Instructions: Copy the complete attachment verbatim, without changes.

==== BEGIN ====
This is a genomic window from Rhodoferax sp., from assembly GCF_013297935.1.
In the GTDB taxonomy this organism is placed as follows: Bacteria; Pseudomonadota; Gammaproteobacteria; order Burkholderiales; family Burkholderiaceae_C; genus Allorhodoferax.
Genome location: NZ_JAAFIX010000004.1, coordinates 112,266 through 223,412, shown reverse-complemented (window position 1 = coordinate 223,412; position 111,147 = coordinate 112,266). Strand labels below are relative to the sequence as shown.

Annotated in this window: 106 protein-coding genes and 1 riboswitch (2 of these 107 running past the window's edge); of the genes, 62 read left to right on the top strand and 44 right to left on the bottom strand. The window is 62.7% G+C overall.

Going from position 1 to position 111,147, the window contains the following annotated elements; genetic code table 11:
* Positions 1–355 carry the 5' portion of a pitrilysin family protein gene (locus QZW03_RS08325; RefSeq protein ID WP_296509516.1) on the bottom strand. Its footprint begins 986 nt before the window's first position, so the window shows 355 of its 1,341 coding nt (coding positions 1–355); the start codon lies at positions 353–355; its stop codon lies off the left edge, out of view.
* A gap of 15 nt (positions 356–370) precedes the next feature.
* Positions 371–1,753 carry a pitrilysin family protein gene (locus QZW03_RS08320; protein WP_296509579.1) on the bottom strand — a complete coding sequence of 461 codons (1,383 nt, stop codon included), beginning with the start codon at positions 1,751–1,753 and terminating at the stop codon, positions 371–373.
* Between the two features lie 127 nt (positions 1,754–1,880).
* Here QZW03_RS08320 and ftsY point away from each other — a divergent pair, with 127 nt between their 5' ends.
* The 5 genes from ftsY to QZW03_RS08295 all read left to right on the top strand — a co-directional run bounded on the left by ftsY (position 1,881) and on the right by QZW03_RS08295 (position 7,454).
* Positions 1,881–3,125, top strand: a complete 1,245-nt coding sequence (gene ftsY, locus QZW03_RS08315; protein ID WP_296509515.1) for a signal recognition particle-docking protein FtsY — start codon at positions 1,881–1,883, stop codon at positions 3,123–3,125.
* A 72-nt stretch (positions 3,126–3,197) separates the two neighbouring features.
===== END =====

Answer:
This is a genomic window from Rhodoferax sp., from assembly GCF_013297935.1.
In the GTDB taxonomy this organism is placed as follows: Bacteria; Pseudomonadota; Gammaproteobacteria; order Burkholderiales; family Burkholderiaceae_C; genus Allorhodoferax.
Genome location: NZ_JAAFIX010000004.1, coordinates 112,266 through 223,412, shown reverse-complemented (window position 1 = coordinate 223,412; position 111,147 = coordinate 112,266). Strand labels below are relative to the sequence as shown.

Annotated in this window: 106 protein-coding genes and 1 riboswitch (2 of these 107 running past the window's edge); of the genes, 62 read left to right on the top strand and 44 right to left on the bottom strand. The window is 62.7% G+C overall.

Going from position 1 to position 111,147, the window contains the following annotated elements; genetic code table 11:
* Positions 1–355 carry the 5' portion of a pitrilysin family protein gene (locus QZW03_RS08325; RefSeq protein ID WP_296509516.1) on the bottom strand. Its footprint begins 986 nt before the window's first position, so the window shows 355 of its 1,341 coding nt (coding positions 1–355); the start codon lies at positions 353–355; its stop codon lies off the left edge, out of view.
* A gap of 15 nt (positions 356–370) precedes the next feature.
* Positions 371–1,753 carry a pitrilysin family protein gene (locus QZW03_RS08320; protein WP_296509579.1) on the bottom strand — a complete coding sequence of 461 codons (1,383 nt, stop codon included), beginning with the start codon at positions 1,751–1,753 and terminating at the stop codon, positions 371–373.
* Between the two features lie 127 nt (positions 1,754–1,880).
* Here QZW03_RS08320 and ftsY point away from each other — a divergent pair, with 127 nt between their 5' ends.
* The 5 genes from ftsY to QZW03_RS08295 all read left to right on the top strand — a co-directional run bounded on the left by ftsY (position 1,881) and on the right by QZW03_RS08295 (position 7,454).
* Positions 1,881–3,125, top strand: a complete 1,245-nt coding sequence (gene ftsY, locus QZW03_RS08315; protein ID WP_296509515.1) for a signal recognition particle-docking protein FtsY — start codon at positions 1,881–1,883, stop codon at positions 3,123–3,125.
* A 72-nt stretch (positions 3,126–3,197) separates the two neighbouring features.